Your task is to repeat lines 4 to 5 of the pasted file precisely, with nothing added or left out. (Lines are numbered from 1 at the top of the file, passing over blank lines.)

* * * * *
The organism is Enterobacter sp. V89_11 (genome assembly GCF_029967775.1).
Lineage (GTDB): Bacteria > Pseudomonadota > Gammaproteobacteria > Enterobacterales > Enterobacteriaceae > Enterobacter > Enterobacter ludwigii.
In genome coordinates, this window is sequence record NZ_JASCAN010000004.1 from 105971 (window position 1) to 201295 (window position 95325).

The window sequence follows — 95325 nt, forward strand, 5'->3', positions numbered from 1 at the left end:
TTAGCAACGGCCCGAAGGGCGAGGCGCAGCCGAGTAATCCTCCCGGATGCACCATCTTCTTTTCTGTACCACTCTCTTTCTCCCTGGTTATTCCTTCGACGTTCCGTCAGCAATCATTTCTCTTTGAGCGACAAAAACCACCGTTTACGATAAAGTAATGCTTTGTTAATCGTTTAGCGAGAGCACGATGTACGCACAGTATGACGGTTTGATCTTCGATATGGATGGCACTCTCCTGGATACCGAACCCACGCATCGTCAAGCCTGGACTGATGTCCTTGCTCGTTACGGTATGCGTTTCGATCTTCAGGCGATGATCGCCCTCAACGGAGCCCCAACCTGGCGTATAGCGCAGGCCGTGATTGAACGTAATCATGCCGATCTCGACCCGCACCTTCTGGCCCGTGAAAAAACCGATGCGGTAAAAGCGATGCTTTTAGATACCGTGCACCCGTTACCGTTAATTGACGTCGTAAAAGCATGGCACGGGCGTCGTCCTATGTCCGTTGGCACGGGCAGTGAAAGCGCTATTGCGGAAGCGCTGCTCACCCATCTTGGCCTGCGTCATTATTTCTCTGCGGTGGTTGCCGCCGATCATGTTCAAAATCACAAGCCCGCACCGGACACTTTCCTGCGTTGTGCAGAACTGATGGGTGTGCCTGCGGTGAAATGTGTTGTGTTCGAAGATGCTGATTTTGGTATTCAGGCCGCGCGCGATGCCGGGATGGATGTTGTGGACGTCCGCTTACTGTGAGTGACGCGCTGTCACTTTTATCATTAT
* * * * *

The window sequence follows — 95325 nt, forward strand, 5'->3', positions numbered from 1 at the left end:
TTAGCAACGGCCCGAAGGGCGAGGCGCAGCCGAGTAATCCTCCCGGATGCACCATCTTCTTTTCTGTACCACTCTCTTTCTCCCTGGTTATTCCTTCGACGTTCCGTCAGCAATCATTTCTCTTTGAGCGACAAAAACCACCGTTTACGATAAAGTAATGCTTTGTTAATCGTTTAGCGAGAGCACGATGTACGCACAGTATGACGGTTTGATCTTCGATATGGATGGCACTCTCCTGGATACCGAACCCACGCATCGTCAAGCCTGGACTGATGTCCTTGCTCGTTACGGTATGCGTTTCGATCTTCAGGCGATGATCGCCCTCAACGGAGCCCCAACCTGGCGTATAGCGCAGGCCGTGATTGAACGTAATCATGCCGATCTCGACCCGCACCTTCTGGCCCGTGAAAAAACCGATGCGGTAAAAGCGATGCTTTTAGATACCGTGCACCCGTTACCGTTAATTGACGTCGTAAAAGCATGGCACGGGCGTCGTCCTATGTCCGTTGGCACGGGCAGTGAAAGCGCTATTGCGGAAGCGCTGCTCACCCATCTTGGCCTGCGTCATTATTTCTCTGCGGTGGTTGCCGCCGATCATGTTCAAAATCACAAGCCCGCACCGGACACTTTCCTGCGTTGTGCAGAACTGATGGGTGTGCCTGCGGTGAAATGTGTTGTGTTCGAAGATGCTGATTTTGGTATTCAGGCCGCGCGCGATGCCGGGATGGATGTTGTGGACGTCCGCTTACTGTGAGTGACGCGCTGTCACTTTTATCATTAT